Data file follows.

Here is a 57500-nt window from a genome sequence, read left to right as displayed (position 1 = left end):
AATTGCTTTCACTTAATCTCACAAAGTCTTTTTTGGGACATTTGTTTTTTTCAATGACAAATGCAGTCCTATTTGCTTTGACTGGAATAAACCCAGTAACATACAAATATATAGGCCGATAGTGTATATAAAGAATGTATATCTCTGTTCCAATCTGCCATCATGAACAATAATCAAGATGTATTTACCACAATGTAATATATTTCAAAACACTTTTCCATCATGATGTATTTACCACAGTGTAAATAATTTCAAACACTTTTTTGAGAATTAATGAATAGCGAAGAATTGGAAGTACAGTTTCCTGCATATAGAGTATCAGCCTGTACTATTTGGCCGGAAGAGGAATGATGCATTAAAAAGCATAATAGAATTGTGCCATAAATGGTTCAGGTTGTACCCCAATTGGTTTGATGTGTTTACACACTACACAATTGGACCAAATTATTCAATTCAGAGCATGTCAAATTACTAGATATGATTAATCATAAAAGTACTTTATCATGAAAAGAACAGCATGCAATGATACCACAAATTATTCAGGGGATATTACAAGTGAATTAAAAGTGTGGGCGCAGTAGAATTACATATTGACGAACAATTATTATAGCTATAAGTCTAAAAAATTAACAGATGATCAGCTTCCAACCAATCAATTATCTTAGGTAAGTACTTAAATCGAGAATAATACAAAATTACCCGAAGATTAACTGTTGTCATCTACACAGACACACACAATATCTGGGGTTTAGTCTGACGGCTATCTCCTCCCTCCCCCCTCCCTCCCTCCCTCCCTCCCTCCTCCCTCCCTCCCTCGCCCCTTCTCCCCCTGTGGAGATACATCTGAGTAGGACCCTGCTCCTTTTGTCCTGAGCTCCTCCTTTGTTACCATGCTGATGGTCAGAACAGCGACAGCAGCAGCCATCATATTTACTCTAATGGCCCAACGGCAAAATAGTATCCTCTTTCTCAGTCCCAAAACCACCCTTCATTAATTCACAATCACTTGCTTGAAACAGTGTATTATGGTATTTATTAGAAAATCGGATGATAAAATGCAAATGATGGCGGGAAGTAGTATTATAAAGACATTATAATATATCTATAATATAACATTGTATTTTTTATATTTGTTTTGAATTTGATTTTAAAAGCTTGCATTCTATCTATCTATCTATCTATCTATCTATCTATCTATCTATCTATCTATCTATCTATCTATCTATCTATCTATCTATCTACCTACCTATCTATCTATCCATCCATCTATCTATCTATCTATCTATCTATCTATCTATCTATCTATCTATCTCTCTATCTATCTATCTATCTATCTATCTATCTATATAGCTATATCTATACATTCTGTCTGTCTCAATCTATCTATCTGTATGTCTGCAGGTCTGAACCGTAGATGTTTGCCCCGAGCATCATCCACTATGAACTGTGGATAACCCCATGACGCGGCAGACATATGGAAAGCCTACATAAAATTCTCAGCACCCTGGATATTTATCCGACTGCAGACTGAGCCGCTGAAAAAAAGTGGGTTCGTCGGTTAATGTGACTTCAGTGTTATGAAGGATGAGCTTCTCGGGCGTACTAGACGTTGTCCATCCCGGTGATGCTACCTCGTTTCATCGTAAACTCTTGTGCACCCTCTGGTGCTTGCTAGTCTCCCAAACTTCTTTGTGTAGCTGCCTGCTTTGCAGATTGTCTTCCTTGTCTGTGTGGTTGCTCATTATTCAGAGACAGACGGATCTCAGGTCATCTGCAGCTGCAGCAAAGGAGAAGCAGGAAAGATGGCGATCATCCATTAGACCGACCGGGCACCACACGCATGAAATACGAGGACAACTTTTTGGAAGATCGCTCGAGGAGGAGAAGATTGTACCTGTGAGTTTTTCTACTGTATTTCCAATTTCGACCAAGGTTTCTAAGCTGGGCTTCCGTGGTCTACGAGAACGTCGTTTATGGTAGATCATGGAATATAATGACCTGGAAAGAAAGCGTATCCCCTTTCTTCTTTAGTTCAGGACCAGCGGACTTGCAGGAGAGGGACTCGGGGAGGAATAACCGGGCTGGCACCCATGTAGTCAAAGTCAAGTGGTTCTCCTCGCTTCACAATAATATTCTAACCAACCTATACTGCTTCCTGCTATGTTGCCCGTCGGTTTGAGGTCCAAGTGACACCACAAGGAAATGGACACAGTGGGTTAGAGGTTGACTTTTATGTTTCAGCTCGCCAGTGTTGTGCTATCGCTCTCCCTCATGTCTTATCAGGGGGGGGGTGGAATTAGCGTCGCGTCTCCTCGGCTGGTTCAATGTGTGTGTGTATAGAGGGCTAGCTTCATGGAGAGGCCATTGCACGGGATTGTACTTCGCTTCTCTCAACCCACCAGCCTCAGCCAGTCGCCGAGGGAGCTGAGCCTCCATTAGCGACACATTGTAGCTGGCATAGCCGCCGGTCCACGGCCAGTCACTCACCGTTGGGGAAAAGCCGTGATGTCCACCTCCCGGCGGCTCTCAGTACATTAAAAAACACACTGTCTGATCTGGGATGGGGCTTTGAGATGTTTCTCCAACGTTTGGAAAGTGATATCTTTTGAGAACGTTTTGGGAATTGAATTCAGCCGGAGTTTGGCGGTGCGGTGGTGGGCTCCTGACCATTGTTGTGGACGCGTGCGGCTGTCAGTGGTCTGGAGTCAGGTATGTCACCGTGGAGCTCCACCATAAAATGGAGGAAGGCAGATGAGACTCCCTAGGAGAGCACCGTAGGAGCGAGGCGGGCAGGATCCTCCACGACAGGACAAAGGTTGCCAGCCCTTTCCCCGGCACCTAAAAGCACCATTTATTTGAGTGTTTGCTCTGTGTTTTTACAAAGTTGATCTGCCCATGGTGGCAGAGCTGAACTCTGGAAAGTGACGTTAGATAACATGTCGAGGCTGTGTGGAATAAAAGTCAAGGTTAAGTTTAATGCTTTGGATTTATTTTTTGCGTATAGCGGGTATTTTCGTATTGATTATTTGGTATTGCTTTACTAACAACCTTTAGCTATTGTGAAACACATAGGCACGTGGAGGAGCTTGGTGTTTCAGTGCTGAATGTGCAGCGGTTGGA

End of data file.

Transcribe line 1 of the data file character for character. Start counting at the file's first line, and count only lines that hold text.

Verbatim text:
Here is a 57500-nt window from a genome sequence, read left to right as displayed (position 1 = left end):